Digital vs. Analog Meters: How Do They Compare?
This article examines digital reading meters, including digital voltmeters, by exploring the features and advantages and how they compare to analog counterparts.
Digital meters have revolutionized the field of electrical measurements, offering enhanced accuracy and convenience compared to their analog counterparts.
Image used courtesy of Adobe Stock
With the advancement of technology, digital voltmeters, digital multimeters, and others have become widely used for accuracy, resolution, convenience, and versatility. These meters provide precise and accurate readings, thanks to digital readout displays.
With an analog meter, the accuracy of the readout depends on the user's ability to interpret the pointer's position on the meter scale. With larger meter scales, accuracy can be higher than with smaller scales. A mirror scale is provided on more expensive analog meter movements to help align the eye vertically with the scale, reducing the possibility of parallax error.
A digital meter offers enhanced resolution eliminates any uncertainty regarding the correctness of reading, and provides excellent accuracy. An analog meter will respond more quickly to a change in values.
Digital meters can be read accurately by untrained people, avoiding confusion with the analog multimeter's multiple scales.
A digital multimeter is similar to an analog multimeter. The major difference is that the meter movement is replaced with a digital converter. This electronic circuit replaces the meter function and drives the components which, when illuminated, make up the digits.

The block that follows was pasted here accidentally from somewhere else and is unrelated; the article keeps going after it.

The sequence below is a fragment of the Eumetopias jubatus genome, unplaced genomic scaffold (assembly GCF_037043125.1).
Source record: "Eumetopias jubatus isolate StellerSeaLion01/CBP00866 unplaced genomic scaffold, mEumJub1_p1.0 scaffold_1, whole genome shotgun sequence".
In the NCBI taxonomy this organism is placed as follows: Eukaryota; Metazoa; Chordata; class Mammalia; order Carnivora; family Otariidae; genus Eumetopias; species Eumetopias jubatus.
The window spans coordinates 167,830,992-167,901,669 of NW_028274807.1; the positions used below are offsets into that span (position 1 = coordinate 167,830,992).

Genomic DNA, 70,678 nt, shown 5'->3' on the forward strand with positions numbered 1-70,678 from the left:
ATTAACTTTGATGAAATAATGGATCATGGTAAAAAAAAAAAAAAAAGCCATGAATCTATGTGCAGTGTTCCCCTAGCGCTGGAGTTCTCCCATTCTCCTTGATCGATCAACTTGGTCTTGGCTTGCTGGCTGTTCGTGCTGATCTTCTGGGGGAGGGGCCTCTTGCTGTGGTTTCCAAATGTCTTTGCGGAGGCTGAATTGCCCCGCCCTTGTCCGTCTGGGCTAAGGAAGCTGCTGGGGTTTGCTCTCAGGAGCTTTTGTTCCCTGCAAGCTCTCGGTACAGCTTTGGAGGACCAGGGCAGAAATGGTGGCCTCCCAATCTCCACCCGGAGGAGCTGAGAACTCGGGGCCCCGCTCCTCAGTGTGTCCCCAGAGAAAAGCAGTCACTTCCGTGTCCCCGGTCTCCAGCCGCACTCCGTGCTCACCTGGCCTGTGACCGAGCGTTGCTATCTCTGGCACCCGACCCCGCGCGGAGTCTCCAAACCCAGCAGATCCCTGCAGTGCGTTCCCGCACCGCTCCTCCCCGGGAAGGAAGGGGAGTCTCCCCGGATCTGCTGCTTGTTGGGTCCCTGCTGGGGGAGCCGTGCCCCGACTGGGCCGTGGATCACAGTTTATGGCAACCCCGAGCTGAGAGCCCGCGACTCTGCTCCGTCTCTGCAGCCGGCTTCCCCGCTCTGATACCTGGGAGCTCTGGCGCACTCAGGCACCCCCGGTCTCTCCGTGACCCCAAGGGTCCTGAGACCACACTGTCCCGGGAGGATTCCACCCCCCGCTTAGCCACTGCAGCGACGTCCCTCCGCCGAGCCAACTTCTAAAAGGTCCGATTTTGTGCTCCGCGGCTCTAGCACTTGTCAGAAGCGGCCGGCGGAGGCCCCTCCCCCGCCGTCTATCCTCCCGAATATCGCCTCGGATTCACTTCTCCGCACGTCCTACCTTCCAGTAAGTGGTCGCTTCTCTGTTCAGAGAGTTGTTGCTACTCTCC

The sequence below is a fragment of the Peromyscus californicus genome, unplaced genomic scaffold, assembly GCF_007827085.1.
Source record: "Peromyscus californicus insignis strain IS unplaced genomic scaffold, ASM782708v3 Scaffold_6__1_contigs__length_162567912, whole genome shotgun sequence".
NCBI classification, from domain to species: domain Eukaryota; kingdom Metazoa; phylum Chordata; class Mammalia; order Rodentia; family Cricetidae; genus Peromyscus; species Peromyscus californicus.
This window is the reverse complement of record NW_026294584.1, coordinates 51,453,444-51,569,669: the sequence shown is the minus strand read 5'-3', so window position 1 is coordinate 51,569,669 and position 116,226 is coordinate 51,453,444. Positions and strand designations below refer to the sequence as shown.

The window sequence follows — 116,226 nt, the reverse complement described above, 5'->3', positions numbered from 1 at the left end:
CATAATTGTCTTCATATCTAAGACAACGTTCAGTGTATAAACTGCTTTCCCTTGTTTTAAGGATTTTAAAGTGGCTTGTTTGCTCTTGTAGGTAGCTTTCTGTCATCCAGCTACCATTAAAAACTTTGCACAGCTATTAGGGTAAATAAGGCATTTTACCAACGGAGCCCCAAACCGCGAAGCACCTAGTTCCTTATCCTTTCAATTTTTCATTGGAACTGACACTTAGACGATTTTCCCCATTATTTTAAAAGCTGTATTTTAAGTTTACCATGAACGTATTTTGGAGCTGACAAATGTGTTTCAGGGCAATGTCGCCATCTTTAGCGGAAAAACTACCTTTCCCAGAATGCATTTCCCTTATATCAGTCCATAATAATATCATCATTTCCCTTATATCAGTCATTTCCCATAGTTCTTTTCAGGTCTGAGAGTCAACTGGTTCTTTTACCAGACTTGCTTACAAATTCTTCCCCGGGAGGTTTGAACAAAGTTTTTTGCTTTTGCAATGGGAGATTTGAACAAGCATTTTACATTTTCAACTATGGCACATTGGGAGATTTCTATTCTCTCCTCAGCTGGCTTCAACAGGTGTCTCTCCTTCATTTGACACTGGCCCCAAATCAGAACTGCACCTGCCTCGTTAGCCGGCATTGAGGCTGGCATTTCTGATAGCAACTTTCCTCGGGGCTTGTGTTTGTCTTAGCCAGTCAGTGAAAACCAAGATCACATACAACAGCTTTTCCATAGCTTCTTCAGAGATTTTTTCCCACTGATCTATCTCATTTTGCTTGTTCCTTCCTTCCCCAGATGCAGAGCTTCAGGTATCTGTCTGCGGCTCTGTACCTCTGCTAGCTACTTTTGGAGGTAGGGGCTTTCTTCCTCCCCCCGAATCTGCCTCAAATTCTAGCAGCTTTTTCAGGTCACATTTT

The basic digital meter always responds to a voltage. A typical range is 0-200 mV. To use it as a multimeter, the appropriate multipliers and shunts are connected around the converter and the digital readout.
Figure 1 shows the block diagram from the circuit for an elementary digital voltmeter. The probes are placed across a voltage, and multiplying resistors reduce the voltage according to the values selected by the range switch.
Figure 1. Digital voltmeter circuit principle. Image used courtesy of Amna Ahmad
The output is connected to a converter, which processes the voltage value and sends output signals to the appropriate bars of the display.
Each numeral in a display group comprises a maximum of seven bars. The full scale is usually specified as 199 or 1999 and increases in multiples of 10 (decades) as the number of digits increases. A 199 display can also be described as a 2½ digit display. Similarly, the 1999 display is sometimes called a 3½ digit display.
Originally, the required range had to be selected, and the decimal point shifted along the display to match. Figure 2 illustrates the circuit in a meter of this type. Modern digital displays are auto-ranging, and the decimal point shifts along to suit the input. The electronic circuits are, accordingly, more complex.
Figure 2. Digital multimeter circuit principle. Image used courtesy of Amna Ahmad
The only adjustment is to select the resistance, current or voltage function, and the rest is done automatically. Even the polarity of DC voltages and currents is catered for with suitable indicators.
Digit sizes can range from 5 mm to 12 mm or larger, depending on the manufacturer and the targeted use of the meter. The display size can be important, for example, if a reading has to be made from a distance.
Display types can range from light-emitting diodes to liquid crystal displays. Vacuum and gaseous displays are also popular. Gaseous displays are excellent for reading under very weak illumination, while a liquid crystal display (LCD) is almost useless without a supplementary light source.